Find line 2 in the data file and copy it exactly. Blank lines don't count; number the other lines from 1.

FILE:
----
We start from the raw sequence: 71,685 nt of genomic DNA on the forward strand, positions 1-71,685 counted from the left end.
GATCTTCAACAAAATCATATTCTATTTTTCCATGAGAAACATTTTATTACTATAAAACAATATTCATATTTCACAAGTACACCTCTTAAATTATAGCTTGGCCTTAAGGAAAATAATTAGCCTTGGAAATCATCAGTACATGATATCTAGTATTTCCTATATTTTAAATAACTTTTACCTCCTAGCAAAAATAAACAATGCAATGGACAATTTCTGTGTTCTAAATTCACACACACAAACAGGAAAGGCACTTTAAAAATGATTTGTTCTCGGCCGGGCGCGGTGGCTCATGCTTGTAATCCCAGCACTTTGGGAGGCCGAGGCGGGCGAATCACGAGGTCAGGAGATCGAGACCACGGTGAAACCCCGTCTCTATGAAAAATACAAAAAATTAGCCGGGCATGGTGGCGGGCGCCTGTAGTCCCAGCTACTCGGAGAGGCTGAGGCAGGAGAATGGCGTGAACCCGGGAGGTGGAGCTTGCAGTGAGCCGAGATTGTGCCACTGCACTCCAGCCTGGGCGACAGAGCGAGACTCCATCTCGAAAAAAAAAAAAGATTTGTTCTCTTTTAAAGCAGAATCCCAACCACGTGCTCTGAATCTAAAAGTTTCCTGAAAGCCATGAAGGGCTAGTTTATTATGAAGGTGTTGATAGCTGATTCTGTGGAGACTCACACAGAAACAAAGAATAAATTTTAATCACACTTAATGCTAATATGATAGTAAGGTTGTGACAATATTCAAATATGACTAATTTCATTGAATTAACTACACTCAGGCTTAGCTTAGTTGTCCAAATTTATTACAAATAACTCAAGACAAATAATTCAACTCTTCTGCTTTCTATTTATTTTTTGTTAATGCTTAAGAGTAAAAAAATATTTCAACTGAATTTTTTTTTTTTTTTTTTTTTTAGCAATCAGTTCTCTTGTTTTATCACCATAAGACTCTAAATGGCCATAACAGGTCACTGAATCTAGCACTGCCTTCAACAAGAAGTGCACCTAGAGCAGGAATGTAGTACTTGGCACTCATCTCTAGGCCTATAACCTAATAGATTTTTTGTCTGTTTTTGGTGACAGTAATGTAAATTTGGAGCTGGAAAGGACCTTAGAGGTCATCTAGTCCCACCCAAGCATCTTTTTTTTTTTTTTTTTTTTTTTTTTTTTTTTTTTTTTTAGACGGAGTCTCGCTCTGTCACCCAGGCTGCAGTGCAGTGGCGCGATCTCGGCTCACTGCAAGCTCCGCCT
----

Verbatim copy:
GATCTTCAACAAAATCATATTCTATTTTTCCATGAGAAACATTTTATTACTATAAAACAATATTCATATTTCACAAGTACACCTCTTAAATTATAGCTTGGCCTTAAGGAAAATAATTAGCCTTGGAAATCATCAGTACATGATATCTAGTATTTCCTATATTTTAAATAACTTTTACCTCCTAGCAAAAATAAACAATGCAATGGACAATTTCTGTGTTCTAAATTCACACACACAAACAGGAAAGGCACTTTAAAAATGATTTGTTCTCGGCCGGGCGCGGTGGCTCATGCTTGTAATCCCAGCACTTTGGGAGGCCGAGGCGGGCGAATCACGAGGTCAGGAGATCGAGACCACGGTGAAACCCCGTCTCTATGAAAAATACAAAAAATTAGCCGGGCATGGTGGCGGGCGCCTGTAGTCCCAGCTACTCGGAGAGGCTGAGGCAGGAGAATGGCGTGAACCCGGGAGGTGGAGCTTGCAGTGAGCCGAGATTGTGCCACTGCACTCCAGCCTGGGCGACAGAGCGAGACTCCATCTCGAAAAAAAAAAAAGATTTGTTCTCTTTTAAAGCAGAATCCCAACCACGTGCTCTGAATCTAAAAGTTTCCTGAAAGCCATGAAGGGCTAGTTTATTATGAAGGTGTTGATAGCTGATTCTGTGGAGACTCACACAGAAACAAAGAATAAATTTTAATCACACTTAATGCTAATATGATAGTAAGGTTGTGACAATATTCAAATATGACTAATTTCATTGAATTAACTACACTCAGGCTTAGCTTAGTTGTCCAAATTTATTACAAATAACTCAAGACAAATAATTCAACTCTTCTGCTTTCTATTTATTTTTTGTTAATGCTTAAGAGTAAAAAAATATTTCAACTGAATTTTTTTTTTTTTTTTTTTTTTAGCAATCAGTTCTCTTGTTTTATCACCATAAGACTCTAAATGGCCATAACAGGTCACTGAATCTAGCACTGCCTTCAACAAGAAGTGCACCTAGAGCAGGAATGTAGTACTTGGCACTCATCTCTAGGCCTATAACCTAATAGATTTTTTGTCTGTTTTTGGTGACAGTAATGTAAATTTGGAGCTGGAAAGGACCTTAGAGGTCATCTAGTCCCACCCAAGCATCTTTTTTTTTTTTTTTTTTTTTTTTTTTTTTTTTTTTTTTAGACGGAGTCTCGCTCTGTCACCCAGGCTGCAGTGCAGTGGCGCGATCTCGGCTCACTGCAAGCTCCGCCT